- POSTED: 06 Jul 2014 10:14
- UPDATED: 06 Jul 2014 23:02
Thousands of Indonesians flocked to the Indonesian Embassy at Chatsworth Road on Sunday (July 6) to cast their ballots ahead of their country's presidential election on Wednesday.
SINGAPORE: Indonesians residing in Singapore flocked to the Indonesian Embassy at Chatsworth Road on Sunday (July 6) to cast their ballots ahead of their country's presidential election on Wednesday.
As of 6pm when the polling booths closed, more than 22,000 Indonesians had cast their votes at the embassy.
The embassy has also received some 12,000 voting slips by mail, and it is expecting about 5,000 more slips by July 7.A queue had formed outside the Indonesian Embassy even before the gates opened at 8am.
About half of the 200,000 Indonesians in Singapore had indicated their interest to vote, with about 17,000 of them opting to do so by mail.
Some 13,000 people cast their votes at the legislative elections in April, and the embassy is expecting a bigger turnout this time around.
It said the election committee has increased awareness among Indonesians, using avenues such as mailed letters and social media.
Andri Hadi, Indonesian Ambassador to Singapore, said: "We are confident that the turnout will surpass the 13,000 voters during the last legislative elections, since the candidates are very familiar figures among the voters. Thank God that we have good weather today, we hope to welcome 15,000 voters."
Indonesians in Singapore joined their counterparts from more than 100 countries in casting their ballots overseas.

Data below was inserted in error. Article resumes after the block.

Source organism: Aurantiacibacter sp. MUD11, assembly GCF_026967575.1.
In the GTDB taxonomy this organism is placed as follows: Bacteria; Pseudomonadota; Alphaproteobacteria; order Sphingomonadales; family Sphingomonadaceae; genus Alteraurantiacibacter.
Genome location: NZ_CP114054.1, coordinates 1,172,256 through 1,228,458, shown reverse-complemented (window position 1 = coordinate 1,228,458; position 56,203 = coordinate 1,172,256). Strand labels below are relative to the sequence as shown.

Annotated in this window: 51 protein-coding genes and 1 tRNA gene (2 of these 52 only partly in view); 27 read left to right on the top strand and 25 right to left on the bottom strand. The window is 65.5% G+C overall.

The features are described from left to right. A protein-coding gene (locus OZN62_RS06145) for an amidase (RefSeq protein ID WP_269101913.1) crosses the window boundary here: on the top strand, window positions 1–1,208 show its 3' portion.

Their votes will be counted in Singapore from Wednesday, the day the presidential poll opens in Indonesia. The results from this voting station will only be known on Saturday.
Andri Hadi said: "The election is very tight head-to-head, so we do appreciate the high enthusiasm from the Indonesian community who stay abroad to vote. We are all happy to participate in choosing the next president for Indonesia."
Most voters said the entire voting exercise took less than 15 minutes, although those who arrived early were able to complete the process more quickly.
The embassy said much of that was due to a barcode registration system that had proven successful during voting for the legislative elections.
Many of those who turned up are hoping their pick for president will pave the way for reforms back home.
The election pits Jakarta governor Joko Widodo against former general Prabowo Subianto.
One voter said: "Hopefully with this, it'll be a better country, and there are a lot of areas that will be improved, especially with corruption."
Another voter said: “(I hope for) a better economy for the people in villages and poorer people, so that they find it easier to get a job."
And among voters' other aspirations is getting Indonesia to play a more active role in the international community.